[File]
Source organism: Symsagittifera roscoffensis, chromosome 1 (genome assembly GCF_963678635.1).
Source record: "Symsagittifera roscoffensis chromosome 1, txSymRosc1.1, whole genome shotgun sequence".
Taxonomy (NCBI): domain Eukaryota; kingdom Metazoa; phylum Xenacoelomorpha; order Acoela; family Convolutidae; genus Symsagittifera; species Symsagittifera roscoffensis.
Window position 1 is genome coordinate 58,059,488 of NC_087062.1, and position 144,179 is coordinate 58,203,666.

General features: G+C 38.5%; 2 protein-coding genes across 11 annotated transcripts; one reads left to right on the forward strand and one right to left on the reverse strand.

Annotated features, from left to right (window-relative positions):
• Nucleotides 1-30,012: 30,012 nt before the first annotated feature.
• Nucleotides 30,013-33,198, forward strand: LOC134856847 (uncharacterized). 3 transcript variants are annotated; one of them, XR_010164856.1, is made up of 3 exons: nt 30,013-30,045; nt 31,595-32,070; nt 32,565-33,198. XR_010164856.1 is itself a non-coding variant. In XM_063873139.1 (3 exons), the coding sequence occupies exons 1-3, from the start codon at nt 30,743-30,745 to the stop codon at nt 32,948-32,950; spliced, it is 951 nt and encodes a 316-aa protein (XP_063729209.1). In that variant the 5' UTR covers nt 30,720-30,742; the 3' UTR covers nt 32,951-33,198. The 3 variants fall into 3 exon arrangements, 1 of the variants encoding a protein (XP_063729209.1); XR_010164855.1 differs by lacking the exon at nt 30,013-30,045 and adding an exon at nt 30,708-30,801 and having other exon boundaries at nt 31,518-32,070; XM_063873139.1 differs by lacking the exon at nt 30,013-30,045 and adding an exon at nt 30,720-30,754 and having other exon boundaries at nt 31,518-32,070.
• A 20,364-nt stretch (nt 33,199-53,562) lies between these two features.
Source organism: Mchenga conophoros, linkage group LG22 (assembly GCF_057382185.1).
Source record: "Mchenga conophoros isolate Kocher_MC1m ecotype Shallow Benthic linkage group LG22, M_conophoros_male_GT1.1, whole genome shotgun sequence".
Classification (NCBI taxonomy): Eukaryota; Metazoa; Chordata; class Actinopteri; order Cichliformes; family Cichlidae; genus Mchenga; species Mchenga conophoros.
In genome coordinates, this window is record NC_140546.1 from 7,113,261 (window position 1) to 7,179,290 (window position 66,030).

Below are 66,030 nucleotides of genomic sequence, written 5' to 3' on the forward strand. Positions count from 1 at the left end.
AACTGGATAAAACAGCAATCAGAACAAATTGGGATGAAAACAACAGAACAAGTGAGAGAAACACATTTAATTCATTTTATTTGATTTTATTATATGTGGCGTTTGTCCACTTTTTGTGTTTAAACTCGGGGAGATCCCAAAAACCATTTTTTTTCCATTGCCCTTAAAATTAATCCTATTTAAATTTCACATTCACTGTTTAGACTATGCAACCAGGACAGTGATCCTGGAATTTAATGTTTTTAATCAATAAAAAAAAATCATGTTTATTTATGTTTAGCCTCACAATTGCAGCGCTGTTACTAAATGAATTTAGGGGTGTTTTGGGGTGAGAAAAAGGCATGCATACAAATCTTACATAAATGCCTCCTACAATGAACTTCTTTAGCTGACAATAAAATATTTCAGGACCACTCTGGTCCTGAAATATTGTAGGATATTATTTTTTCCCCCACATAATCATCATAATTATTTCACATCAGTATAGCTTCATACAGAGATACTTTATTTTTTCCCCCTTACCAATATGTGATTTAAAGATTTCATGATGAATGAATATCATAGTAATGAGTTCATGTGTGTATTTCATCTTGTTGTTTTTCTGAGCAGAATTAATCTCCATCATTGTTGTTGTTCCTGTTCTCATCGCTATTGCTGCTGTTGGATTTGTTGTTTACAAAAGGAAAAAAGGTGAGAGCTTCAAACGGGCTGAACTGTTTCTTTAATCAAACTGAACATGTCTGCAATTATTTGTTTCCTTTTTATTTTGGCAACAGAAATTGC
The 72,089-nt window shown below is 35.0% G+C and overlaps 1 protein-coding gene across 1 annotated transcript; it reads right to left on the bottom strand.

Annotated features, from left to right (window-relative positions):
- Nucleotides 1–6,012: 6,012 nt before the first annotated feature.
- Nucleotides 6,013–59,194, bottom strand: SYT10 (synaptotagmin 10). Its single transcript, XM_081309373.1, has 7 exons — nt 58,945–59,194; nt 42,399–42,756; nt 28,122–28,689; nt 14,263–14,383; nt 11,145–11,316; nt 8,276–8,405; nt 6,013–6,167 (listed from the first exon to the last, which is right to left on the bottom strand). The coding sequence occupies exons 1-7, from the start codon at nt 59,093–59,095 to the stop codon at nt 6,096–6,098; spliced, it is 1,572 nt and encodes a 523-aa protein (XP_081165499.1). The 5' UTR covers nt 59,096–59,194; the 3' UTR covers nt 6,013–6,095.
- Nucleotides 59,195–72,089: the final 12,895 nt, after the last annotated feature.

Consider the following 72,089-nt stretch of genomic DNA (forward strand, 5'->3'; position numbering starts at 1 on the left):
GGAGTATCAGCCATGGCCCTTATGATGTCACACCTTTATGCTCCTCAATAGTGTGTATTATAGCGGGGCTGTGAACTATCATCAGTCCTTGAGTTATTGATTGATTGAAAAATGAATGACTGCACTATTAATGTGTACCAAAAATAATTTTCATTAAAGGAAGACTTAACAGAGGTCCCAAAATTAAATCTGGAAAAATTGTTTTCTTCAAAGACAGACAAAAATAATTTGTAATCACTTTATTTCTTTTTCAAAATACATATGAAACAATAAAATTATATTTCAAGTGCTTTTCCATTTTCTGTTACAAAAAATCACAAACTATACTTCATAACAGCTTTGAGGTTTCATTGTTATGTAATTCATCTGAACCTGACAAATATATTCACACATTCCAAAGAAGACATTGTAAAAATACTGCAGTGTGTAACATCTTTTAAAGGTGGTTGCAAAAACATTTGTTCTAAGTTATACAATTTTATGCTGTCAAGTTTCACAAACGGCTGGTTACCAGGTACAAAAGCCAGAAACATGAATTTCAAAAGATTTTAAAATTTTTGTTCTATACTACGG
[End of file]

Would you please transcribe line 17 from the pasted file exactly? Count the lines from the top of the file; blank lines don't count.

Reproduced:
Annotated features, from left to right (window-relative positions):